A giant semi-translucent boulder has appeared in Kensington Gardens London, with the opening of this year’s Serpentine Pavilion, designed by Chilean architect Smiljan Radić. Is it a boulder or a shell? Or both? Externally it appears as a huge boulder sitting on quarry stones, but close up it appears as a shell with a thin skin and shattered edges that provide entrances and views out.
The design has links back to Radić’s earlier work, particularly The Castle of the Selfish Giant in Santiago, inspired by the Oscar Wilde story, and the Restaurant Mestizo, also in Santiago where part of the modern structure is supported on large boulders. Its simplicity and natural form is an interesting contrast with the previous pavilions, many of which have been more architecturally complicated. In some ways it relates to the 2012 pavilion designed by Herzog & de Meuron and Ai Weiwei which also sought to provide a landscaped design that connected with its location and the earth beneath.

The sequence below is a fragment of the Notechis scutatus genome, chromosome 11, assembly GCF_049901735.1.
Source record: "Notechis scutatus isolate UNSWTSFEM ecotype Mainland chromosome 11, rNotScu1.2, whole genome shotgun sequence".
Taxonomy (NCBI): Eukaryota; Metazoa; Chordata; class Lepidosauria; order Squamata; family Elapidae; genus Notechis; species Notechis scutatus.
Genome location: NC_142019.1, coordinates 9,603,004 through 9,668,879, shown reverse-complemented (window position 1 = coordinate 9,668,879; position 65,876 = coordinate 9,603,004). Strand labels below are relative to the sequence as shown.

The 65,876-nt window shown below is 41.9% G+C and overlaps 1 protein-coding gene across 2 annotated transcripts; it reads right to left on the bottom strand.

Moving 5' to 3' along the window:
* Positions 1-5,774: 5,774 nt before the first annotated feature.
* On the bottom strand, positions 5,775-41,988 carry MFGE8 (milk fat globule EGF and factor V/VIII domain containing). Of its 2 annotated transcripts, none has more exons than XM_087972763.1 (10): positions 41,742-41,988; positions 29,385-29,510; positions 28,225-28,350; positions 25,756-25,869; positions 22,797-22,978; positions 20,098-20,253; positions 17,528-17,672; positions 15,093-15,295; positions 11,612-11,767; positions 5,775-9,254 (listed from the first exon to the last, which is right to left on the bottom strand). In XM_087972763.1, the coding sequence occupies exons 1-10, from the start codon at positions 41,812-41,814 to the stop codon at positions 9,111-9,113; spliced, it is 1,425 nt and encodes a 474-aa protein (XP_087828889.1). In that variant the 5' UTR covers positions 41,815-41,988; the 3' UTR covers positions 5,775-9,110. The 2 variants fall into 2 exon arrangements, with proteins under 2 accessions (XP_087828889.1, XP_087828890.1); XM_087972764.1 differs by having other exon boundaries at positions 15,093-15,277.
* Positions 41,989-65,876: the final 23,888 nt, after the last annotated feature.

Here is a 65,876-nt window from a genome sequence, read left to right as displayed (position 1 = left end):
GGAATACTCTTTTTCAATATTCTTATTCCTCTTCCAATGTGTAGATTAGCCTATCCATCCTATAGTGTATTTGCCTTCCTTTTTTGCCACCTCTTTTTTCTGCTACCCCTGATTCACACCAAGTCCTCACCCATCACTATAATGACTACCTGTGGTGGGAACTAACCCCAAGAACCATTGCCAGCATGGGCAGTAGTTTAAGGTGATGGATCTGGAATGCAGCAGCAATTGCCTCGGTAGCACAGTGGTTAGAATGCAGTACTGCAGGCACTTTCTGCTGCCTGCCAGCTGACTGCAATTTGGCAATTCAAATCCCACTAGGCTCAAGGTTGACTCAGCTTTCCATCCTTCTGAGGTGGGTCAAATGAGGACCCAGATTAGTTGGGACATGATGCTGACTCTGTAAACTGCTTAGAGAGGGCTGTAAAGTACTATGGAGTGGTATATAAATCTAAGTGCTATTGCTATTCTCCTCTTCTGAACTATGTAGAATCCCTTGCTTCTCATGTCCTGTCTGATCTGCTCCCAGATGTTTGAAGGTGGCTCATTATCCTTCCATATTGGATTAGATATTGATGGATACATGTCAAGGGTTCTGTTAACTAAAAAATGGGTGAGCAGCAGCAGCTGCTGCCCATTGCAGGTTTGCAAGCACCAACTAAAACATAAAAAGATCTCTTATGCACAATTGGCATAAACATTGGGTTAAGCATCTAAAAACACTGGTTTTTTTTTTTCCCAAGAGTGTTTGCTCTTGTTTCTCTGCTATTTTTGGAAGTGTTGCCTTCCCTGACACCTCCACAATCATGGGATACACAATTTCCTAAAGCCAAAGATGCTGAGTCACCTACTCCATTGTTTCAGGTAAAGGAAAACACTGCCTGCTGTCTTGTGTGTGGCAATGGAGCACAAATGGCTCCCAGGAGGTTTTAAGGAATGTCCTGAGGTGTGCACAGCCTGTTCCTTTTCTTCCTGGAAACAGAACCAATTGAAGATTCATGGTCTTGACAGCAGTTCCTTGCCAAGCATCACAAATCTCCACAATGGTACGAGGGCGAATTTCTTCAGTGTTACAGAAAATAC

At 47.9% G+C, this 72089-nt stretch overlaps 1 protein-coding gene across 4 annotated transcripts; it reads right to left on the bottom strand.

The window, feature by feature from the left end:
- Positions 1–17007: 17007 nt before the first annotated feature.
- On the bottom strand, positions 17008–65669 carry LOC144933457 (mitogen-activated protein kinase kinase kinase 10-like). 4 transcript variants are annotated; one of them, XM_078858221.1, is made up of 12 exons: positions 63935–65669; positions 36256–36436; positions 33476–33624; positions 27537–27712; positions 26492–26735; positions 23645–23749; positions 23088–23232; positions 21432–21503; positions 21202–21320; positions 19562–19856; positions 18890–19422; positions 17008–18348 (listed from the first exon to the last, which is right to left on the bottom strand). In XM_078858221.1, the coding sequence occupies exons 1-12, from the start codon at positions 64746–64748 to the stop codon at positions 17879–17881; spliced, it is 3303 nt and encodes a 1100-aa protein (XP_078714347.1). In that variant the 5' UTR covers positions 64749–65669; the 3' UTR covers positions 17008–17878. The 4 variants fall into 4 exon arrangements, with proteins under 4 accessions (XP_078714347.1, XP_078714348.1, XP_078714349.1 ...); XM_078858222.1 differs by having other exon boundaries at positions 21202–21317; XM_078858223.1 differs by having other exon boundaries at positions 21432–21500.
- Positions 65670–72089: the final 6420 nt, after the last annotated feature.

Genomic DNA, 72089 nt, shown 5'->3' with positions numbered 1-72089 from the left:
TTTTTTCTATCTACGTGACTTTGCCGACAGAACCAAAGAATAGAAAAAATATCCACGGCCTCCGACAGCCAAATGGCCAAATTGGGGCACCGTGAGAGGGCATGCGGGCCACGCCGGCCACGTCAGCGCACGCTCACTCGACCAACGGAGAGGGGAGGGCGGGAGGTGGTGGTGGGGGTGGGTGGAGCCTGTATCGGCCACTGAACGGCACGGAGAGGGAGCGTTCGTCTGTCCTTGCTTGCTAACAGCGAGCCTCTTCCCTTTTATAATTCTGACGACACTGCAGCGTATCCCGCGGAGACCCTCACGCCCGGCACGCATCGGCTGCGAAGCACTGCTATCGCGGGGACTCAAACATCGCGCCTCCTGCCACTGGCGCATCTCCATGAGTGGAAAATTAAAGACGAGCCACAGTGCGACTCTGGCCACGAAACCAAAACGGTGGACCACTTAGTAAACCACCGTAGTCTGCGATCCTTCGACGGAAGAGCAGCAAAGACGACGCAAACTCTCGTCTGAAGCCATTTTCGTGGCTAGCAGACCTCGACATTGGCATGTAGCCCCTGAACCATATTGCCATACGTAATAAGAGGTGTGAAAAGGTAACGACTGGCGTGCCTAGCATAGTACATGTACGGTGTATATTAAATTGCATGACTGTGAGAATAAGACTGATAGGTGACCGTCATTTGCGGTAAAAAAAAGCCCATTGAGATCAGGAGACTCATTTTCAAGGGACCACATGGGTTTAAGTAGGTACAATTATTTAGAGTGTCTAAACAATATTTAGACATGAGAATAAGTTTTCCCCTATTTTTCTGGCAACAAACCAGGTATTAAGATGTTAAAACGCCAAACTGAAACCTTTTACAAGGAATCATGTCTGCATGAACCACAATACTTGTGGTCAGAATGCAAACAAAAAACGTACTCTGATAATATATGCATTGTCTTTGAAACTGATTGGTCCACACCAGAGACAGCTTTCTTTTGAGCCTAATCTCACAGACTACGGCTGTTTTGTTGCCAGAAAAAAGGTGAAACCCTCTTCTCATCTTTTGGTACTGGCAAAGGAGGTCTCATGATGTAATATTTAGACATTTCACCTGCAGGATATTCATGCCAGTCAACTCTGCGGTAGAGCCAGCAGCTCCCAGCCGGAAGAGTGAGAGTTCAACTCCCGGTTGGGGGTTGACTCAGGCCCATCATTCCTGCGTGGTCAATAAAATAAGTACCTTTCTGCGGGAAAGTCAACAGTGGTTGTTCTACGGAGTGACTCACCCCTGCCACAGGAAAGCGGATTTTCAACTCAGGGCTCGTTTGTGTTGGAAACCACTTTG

“I’ve always thought that this is a really symbolic place,” Radić told journalists at the press view. “For me this pavilion is a folly, and the folly historically is a romantic place, a place of extravagance and a place of atmosphere. So this pavilion had to both occupy and create a symbolic place.”
“From the outside, visitors see a fragile shell in the shape of a hoop suspended on large quarry stones. Appearing as if they had always been part of the landscape, these stones are used as supports, giving the pavilion both a physical weight and an outer structure characterised by lightness and fragility.”